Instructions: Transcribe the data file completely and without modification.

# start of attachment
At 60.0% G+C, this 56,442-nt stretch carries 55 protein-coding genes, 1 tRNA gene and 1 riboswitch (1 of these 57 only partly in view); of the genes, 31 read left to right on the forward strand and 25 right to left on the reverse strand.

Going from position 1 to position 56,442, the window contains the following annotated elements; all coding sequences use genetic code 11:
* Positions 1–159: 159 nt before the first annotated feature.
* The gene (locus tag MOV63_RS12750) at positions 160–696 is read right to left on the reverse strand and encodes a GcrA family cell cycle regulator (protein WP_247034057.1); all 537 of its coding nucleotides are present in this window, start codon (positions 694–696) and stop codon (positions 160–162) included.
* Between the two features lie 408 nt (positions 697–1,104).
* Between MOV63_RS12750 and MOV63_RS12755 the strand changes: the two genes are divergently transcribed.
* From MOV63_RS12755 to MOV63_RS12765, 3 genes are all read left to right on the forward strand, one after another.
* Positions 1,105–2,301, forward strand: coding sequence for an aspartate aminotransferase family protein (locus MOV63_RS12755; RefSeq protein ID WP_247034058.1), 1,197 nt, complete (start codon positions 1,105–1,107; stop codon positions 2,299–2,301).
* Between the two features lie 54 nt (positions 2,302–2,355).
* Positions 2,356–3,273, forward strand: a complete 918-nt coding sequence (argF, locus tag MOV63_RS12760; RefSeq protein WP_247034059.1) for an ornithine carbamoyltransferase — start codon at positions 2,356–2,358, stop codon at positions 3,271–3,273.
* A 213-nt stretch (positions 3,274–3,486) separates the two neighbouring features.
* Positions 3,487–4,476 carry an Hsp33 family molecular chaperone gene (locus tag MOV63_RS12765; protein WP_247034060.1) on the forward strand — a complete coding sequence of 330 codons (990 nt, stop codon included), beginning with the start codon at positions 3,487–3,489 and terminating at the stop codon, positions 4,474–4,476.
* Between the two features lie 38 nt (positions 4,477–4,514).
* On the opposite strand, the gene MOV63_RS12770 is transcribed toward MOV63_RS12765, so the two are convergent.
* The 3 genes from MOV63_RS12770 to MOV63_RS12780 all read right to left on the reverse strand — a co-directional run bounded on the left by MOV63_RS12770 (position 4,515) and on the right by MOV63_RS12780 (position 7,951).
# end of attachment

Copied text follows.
At 60.0% G+C, this 56,442-nt stretch carries 55 protein-coding genes, 1 tRNA gene and 1 riboswitch (1 of these 57 only partly in view); of the genes, 31 read left to right on the forward strand and 25 right to left on the reverse strand.

Going from position 1 to position 56,442, the window contains the following annotated elements; all coding sequences use genetic code 11:
* Positions 1–159: 159 nt before the first annotated feature.
* The gene (locus tag MOV63_RS12750) at positions 160–696 is read right to left on the reverse strand and encodes a GcrA family cell cycle regulator (protein WP_247034057.1); all 537 of its coding nucleotides are present in this window, start codon (positions 694–696) and stop codon (positions 160–162) included.
* Between the two features lie 408 nt (positions 697–1,104).
* Between MOV63_RS12750 and MOV63_RS12755 the strand changes: the two genes are divergently transcribed.
* From MOV63_RS12755 to MOV63_RS12765, 3 genes are all read left to right on the forward strand, one after another.
* Positions 1,105–2,301, forward strand: coding sequence for an aspartate aminotransferase family protein (locus MOV63_RS12755; RefSeq protein ID WP_247034058.1), 1,197 nt, complete (start codon positions 1,105–1,107; stop codon positions 2,299–2,301).
* Between the two features lie 54 nt (positions 2,302–2,355).
* Positions 2,356–3,273, forward strand: a complete 918-nt coding sequence (argF, locus tag MOV63_RS12760; RefSeq protein WP_247034059.1) for an ornithine carbamoyltransferase — start codon at positions 2,356–2,358, stop codon at positions 3,271–3,273.
* A 213-nt stretch (positions 3,274–3,486) separates the two neighbouring features.
* Positions 3,487–4,476 carry an Hsp33 family molecular chaperone gene (locus tag MOV63_RS12765; protein WP_247034060.1) on the forward strand — a complete coding sequence of 330 codons (990 nt, stop codon included), beginning with the start codon at positions 3,487–3,489 and terminating at the stop codon, positions 4,474–4,476.
* Between the two features lie 38 nt (positions 4,477–4,514).
* On the opposite strand, the gene MOV63_RS12770 is transcribed toward MOV63_RS12765, so the two are convergent.
* The 3 genes from MOV63_RS12770 to MOV63_RS12780 all read right to left on the reverse strand — a co-directional run bounded on the left by MOV63_RS12770 (position 4,515) and on the right by MOV63_RS12780 (position 7,951).